NBME Defends Invalidation of Nepali Doctors’ Scores in 57-Page Argument to Court

The National Board of Medical Examiners (NBME) has submitted a 57-page argument to the court, claiming the reason for the cancellation of the USMLE scores of Nepali doctors. The NBME has  submitted a 14-page op-ed against the class-action lawsuit and a 43-page long answer against the request for a preliminary order.

The deadline for Nepali doctors to reply to the NBME’s arguments is 5 pm on Monday, February 19th. The court will then issue an order regarding the case on or before 5 pm on February 21st.

The case was assigned to Judge Christopher R. Cooper on February 14th. The court order temporarily suspending the deadline for affected Nepali doctors due to the USMLE score invalidation remains in effect until a final decision is made. This provides temporary relief for the doctors as they await the final decision on the injunction.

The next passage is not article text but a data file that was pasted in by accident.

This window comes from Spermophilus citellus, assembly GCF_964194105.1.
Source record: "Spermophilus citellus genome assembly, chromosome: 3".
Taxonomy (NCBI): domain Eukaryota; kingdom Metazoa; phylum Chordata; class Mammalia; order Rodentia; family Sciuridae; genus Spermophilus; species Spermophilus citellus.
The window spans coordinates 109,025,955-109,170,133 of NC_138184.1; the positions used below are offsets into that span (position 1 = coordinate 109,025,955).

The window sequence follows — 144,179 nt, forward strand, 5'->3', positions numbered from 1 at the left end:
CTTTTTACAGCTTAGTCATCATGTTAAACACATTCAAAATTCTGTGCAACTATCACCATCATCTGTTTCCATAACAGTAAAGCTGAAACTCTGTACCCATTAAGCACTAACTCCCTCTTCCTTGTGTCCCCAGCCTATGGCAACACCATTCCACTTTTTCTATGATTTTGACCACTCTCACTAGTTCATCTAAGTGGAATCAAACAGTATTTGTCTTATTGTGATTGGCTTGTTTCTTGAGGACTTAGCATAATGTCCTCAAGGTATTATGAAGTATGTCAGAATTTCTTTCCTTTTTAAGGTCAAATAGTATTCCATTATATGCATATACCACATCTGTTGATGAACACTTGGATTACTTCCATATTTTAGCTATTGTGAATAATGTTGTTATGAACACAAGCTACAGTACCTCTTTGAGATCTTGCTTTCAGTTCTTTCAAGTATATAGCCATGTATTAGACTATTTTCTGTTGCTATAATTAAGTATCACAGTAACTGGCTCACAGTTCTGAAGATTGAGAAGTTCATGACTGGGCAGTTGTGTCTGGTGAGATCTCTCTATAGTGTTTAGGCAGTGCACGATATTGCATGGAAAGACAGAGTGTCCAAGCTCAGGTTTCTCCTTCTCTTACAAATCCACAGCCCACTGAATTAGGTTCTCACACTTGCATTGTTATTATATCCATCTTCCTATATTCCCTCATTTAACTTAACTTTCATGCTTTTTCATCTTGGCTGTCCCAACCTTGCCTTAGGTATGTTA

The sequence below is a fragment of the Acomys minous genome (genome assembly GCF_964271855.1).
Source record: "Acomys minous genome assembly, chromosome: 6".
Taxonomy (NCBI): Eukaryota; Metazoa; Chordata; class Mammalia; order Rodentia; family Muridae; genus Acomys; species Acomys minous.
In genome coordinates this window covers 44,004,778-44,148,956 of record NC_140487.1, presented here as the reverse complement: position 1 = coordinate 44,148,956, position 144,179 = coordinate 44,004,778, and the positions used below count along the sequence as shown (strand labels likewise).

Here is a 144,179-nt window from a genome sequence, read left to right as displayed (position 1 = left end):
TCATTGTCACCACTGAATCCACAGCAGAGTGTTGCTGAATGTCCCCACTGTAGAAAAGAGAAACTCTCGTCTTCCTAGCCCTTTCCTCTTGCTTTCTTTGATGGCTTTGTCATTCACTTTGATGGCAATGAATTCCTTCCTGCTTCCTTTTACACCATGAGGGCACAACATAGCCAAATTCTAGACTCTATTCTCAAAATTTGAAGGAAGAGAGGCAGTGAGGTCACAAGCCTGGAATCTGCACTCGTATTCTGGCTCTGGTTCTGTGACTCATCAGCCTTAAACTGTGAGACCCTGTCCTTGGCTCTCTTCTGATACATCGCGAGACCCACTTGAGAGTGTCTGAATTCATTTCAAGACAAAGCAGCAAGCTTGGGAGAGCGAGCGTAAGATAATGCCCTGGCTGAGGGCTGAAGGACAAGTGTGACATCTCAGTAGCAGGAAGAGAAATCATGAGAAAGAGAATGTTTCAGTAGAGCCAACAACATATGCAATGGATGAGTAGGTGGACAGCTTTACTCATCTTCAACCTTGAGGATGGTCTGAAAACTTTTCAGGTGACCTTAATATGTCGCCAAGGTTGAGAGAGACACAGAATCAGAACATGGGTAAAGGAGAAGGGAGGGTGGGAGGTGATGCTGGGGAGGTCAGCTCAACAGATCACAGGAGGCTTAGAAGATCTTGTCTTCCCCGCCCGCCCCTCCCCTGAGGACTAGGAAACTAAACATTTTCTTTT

On February 12th, Judge Rudolph Contreras of the District Court for the District of Columbia issued an order suspending the deadline for affected doctors to respond to the NBME’s score invalidation notice, with the new deadline to be determined later.

This suspension will remain in effect until the court decides on the doctors’ request for a preliminary injunction to stop the score invalidation from taking effect. The Court will issue an order on or before February 21, 2024, at 5 pm Eastern.

The order, made in a lawsuit filed on behalf of affected doctors, pertains to an ongoing court case seeking a preliminary injunction against the enforcement of the USMLE score cancellation decision. The decision, made around January 31, 2024, affected individuals who received score cancellation notices.

The score invalidation had put many Nepali doctors in a precarious situation, forcing them to consider retaking the exam, requesting a reconsideration, or appealing the invalidation while also facing potential immigration issues due to revoked residencies. This court order offers a temporary sigh of relief as they await the final decision on the injunction.